EU adopts 11th package of sanctions against Russia

This June 12, 2020 photo shows the Kremlin. (PHOTO / XINHUA)

BRUSSELS/MOSCOW – The Council of the European Union on Friday formally adopted its 11th package of sanctions on Russia since the breakout of the Ukrainian crisis last year.

The package includes measures aimed at countering the circumvention of sanctions, and adds 87 new entities to the list of those "directly supporting Russia's military and industrial complex”.

In response, Moscow has expanded the list of EU representatives who are banned from entering Russia, Sputnik reported

It imposes a full ban on trucks with Russian trailers and semi-trailers from transporting goods to the EU, and extends the ban on the export of luxury cars to all new and second-hand cars above a certain engine size, and all-electric and hybrid vehicles.

The temporary derogation granted to Germany and Poland for the supply of crude oil from Russia through the northern section of the Druzhba oil pipeline will end, according to the Council. 

However, oil originating from Kazakhstan or another third country will be able to continue to transit through Russia and imported into the EU via the Druzhba oil pipeline, it added.

In response, Moscow has expanded the list of EU representatives who are banned from entering Russia, Sputnik reported on Friday. 

The Russian news agency quoted the Russian Foreign Ministry as saying the EU's move was “illegitimate, undermining the international legal prerogatives of the UN Security Council.”

Zaporizhzhia safety

Alexey Likhachev, general director of Russia's Rosatom State Corporation, discussed the nuclear safety situation around the Zaporizhzhia nuclear power plant (ZNPP) with the International Atomic Energy Agency Director-General Rafael Grossi in Russia's Kaliningrad on Friday.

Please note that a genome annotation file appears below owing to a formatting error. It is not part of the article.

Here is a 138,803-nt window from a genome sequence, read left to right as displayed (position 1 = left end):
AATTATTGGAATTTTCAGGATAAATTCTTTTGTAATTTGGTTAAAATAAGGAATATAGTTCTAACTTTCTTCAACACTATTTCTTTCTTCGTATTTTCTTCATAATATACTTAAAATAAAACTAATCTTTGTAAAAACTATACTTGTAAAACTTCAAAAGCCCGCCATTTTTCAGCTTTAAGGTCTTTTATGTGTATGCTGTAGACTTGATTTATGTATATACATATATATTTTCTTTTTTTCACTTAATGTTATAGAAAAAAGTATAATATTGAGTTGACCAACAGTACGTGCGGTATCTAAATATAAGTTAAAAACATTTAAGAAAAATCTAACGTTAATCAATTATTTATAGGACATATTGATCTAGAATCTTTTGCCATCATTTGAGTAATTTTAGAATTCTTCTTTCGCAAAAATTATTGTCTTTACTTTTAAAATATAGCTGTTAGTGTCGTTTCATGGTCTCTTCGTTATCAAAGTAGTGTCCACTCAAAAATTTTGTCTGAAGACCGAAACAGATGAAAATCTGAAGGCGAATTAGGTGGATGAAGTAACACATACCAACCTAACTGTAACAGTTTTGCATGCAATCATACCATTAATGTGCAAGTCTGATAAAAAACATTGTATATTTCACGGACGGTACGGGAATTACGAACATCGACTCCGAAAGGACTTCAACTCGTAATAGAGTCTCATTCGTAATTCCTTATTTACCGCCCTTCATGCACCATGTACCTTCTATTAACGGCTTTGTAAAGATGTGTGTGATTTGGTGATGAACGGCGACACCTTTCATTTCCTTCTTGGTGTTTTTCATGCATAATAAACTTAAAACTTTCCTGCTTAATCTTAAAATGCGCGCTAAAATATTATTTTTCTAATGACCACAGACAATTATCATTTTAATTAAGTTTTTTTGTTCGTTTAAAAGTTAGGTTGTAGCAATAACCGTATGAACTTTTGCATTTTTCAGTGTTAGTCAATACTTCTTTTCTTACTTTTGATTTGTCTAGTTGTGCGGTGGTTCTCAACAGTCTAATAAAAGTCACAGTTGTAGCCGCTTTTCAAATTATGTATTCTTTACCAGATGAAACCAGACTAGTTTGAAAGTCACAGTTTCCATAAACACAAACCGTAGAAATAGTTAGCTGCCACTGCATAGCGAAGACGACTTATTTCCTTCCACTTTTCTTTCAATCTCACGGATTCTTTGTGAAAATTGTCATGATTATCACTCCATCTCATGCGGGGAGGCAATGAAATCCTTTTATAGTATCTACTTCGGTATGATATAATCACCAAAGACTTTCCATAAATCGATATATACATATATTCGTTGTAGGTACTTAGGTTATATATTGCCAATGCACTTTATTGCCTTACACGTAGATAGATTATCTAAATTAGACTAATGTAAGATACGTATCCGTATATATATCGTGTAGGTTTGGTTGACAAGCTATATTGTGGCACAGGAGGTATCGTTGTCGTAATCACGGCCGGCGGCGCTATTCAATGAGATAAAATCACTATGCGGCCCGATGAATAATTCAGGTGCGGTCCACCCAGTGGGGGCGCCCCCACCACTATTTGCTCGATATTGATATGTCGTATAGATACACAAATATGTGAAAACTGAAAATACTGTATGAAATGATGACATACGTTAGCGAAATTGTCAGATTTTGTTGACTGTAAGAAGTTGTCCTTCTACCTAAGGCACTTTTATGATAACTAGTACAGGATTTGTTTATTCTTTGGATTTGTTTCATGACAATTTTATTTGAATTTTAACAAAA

During the discussion, both delegations addressed ZNPP security issues that Grossi raised at the UN Security Council briefing on May 30, Rosatom said in a statement.

Likhachev emphasized that the Russian side "expects the IAEA Secretariat to take specific steps to prevent strikes by the Ukrainian armed forces both on the ZNPP and on the adjacent territory”, it added.

He informed Grossi about the specific measures currently being taken by the Russian side to ensure the nuclear facility's safe operation, particularly its water supply "after the Kakhovka hydroelectric power plant dam was destroyed by the Ukrainian armed forces”, said Rosatom.

Both sides further discussed the outcomes of Grossi's visit to the plant on June 15. During his visit, Grossi was able to personally verify whether the plant could continue operating safely, and confirm among other things that the water supply in the cooling pond was sufficient for the safe operation of the facility.